Bridges are one way to replace missing teeth. Your existing teeth are used to support a "bridge" of connected crowns to span the area where your tooth is missing. You will wear a temporary bridge while the lab fabricates your permanent bridge. You will then have a follow-up visit to cement the bridge.
If you are missing a tooth you should strongly consider having it replaced. Besides the esthetic disadvantage of missing a tooth, the adjacent teeth may also shift into the space, causing problems with your bite. If the teeth supporting the bridge do not require crowns, replacement of the missing tooth is often possible with dental implants.
The pictures below show a three unit all-porcelain bridge. The crown in the middle (the "pontic") replaces the missing natural tooth and is supported by the teeth on either side (the "abutments").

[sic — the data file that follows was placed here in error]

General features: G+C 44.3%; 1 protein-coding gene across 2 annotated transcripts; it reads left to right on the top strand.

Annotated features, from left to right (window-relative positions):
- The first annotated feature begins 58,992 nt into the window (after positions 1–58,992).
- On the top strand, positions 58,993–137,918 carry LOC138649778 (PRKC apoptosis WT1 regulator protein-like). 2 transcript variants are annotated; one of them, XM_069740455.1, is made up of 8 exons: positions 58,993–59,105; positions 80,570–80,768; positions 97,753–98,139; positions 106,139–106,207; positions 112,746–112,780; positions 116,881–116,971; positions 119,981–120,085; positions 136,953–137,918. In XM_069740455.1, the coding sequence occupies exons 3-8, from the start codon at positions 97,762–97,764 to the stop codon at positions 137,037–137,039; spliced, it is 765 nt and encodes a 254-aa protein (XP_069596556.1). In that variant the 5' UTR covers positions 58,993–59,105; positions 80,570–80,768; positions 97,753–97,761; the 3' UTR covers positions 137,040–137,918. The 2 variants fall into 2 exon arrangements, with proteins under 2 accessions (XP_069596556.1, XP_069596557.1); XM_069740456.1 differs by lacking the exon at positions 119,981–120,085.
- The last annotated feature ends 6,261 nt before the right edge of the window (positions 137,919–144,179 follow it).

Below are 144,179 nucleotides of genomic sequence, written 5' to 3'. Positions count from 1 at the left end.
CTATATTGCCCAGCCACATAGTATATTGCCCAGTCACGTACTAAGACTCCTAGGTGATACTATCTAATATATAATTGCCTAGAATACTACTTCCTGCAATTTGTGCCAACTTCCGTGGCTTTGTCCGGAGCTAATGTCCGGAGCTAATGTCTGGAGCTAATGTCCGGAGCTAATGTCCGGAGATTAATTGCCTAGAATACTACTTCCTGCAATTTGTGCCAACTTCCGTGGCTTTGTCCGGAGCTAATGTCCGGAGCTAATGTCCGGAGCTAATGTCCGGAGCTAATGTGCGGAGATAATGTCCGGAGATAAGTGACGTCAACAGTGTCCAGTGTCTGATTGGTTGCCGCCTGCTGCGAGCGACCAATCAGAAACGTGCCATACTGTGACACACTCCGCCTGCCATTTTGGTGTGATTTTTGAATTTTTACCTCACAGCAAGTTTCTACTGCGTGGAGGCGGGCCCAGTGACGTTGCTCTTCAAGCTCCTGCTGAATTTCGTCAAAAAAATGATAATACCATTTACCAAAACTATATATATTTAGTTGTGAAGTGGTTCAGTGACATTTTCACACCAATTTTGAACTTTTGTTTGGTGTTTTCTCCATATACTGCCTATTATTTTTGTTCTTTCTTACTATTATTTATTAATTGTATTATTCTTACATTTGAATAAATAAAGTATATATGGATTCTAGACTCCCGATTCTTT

Side view of a 3 unit bridge
Top view of a 3 unit bridge
Prettau bridges are full zirconia restorations retained by implants that replace missing teeth and gum tissue. Multiple implants can be placed and full zirconia arches can be fabricated in lieu of dentures.
4-unit Prettau bridge on elderly patient. Notice the custom
characterization and staining as well as the pink porcelain
used to replicate missing gum tissue.
The pictures below show a Ribbond bridge that was made in one appointment. The reinforced ribbon is bonded to the teeth on either side of the space, and a tooth is built out of composite (tooth colored filling material) until shaped and contoured. This procedure is a more conservative bridge option in that the adjacent teeth do not need to be ground down.
Missing lateral incisor
Lateral incisor sculpted and bonded to adjacent teeth
The pictures below show a Ribbond bridge that was made the day the tooth was taken out.
Reinforced ribbon bonded to adjacent teeth